Auspicious Days: Juma-tul-Vida, Diwali, and Eid

Posted on October 21, 2006
Filed Under >Adil Najam, Architecture, Religion, Society
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Adil Najam

This Friday was Juma-tul-Vida (the last Friday in Ramzan), Diwali celebrations are taking place as I write this, and Eid-ul-Fitr is likely to be on Monday (plus or minus a day or so).

These are auspicious and spiritually significant days. By way of conveying our choicest greetings to our readers on these occasions, we wanted to share these two wonderful photogrpahs with you.

The first photograph is of a Diwali lamp being lit in Krishna Mandir in Saddar, Rawalpindi (here; Update: pictures of Diwali Dandia in Karachi here). Similar celebrations are also happening elsewhere in Pakistan (here), as across the world. I remember the first Diwali celebration I ever attended was in the Temple in Lalkurti, Rawalpindi. Later, I attended Diwali celebrations in Karachi and near Tando Allah Yar in Sindh. As someone who takes the promise imbedded in the white part of Pakistan’s flag as being absolutely sacred I am very happy to write today about this joyous festival rather than the more worrisome developments we have written about before (here and here).

The second is of Juma-tul-Vida prayers at the historic Wazir Khan mosque in the heart of old Lahore. Like Fawad Zakariya (here), I too like this mosque immensely: for its architecture, for its presence as an oasis in the middle of purana Lahore, and for the spiritual sense one feels in it. The Badshahi mosque also has an overpowering sense of spirituality – as do so many places of worship – but I have been particularly fond of this mosque; moreover, I think this photograph does justice to the structure as well as to the occasion.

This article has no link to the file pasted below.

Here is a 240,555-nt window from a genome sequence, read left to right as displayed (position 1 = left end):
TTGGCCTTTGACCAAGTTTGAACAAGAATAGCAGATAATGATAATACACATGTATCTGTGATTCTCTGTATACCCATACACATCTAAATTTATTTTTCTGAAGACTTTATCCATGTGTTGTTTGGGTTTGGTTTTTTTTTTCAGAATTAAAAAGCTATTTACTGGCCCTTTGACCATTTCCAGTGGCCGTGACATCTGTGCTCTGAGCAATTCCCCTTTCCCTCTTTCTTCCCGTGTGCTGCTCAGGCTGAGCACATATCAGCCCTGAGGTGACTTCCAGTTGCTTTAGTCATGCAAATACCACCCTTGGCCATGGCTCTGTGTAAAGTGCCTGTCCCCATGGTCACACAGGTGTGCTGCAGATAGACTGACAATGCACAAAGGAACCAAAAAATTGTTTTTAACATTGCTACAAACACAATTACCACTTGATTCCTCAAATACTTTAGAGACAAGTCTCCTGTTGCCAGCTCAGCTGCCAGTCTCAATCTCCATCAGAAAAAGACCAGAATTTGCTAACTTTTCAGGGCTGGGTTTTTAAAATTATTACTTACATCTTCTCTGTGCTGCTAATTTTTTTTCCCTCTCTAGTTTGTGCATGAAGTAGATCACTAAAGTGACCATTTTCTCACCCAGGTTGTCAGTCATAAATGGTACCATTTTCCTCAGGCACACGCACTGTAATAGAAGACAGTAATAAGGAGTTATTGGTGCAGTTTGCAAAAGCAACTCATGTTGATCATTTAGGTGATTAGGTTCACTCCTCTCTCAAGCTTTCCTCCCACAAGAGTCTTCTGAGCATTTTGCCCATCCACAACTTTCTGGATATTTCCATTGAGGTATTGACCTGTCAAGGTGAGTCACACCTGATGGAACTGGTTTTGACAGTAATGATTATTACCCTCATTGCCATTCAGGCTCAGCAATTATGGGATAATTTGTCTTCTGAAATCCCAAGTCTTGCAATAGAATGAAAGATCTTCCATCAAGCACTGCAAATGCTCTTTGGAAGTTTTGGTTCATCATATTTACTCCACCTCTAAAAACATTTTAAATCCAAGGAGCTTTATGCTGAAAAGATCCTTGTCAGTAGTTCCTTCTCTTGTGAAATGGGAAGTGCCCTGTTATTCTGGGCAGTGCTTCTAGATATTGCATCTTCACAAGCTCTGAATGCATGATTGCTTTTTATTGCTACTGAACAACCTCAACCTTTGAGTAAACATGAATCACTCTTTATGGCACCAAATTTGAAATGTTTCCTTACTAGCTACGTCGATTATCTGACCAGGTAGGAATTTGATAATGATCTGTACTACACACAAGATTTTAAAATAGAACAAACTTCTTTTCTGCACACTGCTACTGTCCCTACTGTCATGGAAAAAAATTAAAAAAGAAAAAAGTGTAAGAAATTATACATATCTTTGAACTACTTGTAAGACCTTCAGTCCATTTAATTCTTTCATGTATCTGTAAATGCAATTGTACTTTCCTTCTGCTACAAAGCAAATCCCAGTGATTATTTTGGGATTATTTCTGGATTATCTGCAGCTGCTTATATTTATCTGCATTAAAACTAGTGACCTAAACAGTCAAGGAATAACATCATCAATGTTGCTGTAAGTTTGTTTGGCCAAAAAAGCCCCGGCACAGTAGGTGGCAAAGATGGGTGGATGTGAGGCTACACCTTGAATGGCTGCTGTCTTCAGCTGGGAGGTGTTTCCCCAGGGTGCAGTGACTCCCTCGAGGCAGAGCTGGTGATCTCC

6 responses to “Auspicious Days: Juma-tul-Vida, Diwali, and Eid”

  1. Mridula says:

    Happy Diwali and Eid to yu all.

  2. Sridhar says:

    Happy Diwali and Happy Eid to everybody. The two festivals are occuring very close to each other and that is a happy coincidence. May these festivals bring happiness, prosperity and peace to all.

  3. Altamash Mir says:

    Happy Diwali & Happy Eid to all of our Hindu and Muslim brothers and sisters respectively.
    Dont forget to give mithai to your Hindu friends and Eidee (Cash) to your younger muslim friends, relatives, kids.

  4. I am reproducing the full post by Rama at Cuckoo’s Call:

    On Bengali tv, there’s a comedy / humour show anchored by Mir. He is intelligent, funny, irreverent and endearing. At the end of each show, he delivers a pseudo-poetic punch line in Hindi. Last night, referring to the coincidence this year of the Hindu festival of light, Diwali, and the imminent Muslim festival of Eid (at the end of Ramadan), Mir recited this one, which increased my admiration for him by several notches:

    Agar Diwali mein hai Ali
    Aur Ramzaan mein Ram ka naam
    To Hindu aur Musalman ke beech
    Nafrat ka kya hai kaam?

    If Diwali contains Ali
    And Ramadan the name of Ram
    Then what place has hatred
    Between Hindu and Muslim?

  5. Daktar says:

    Nice post and an appropriate one for occasions.

    Also, like both the photographs. Have never been to Wazir Khan mosque before. WIll put it on my ‘must visit’ list after your endorsement.

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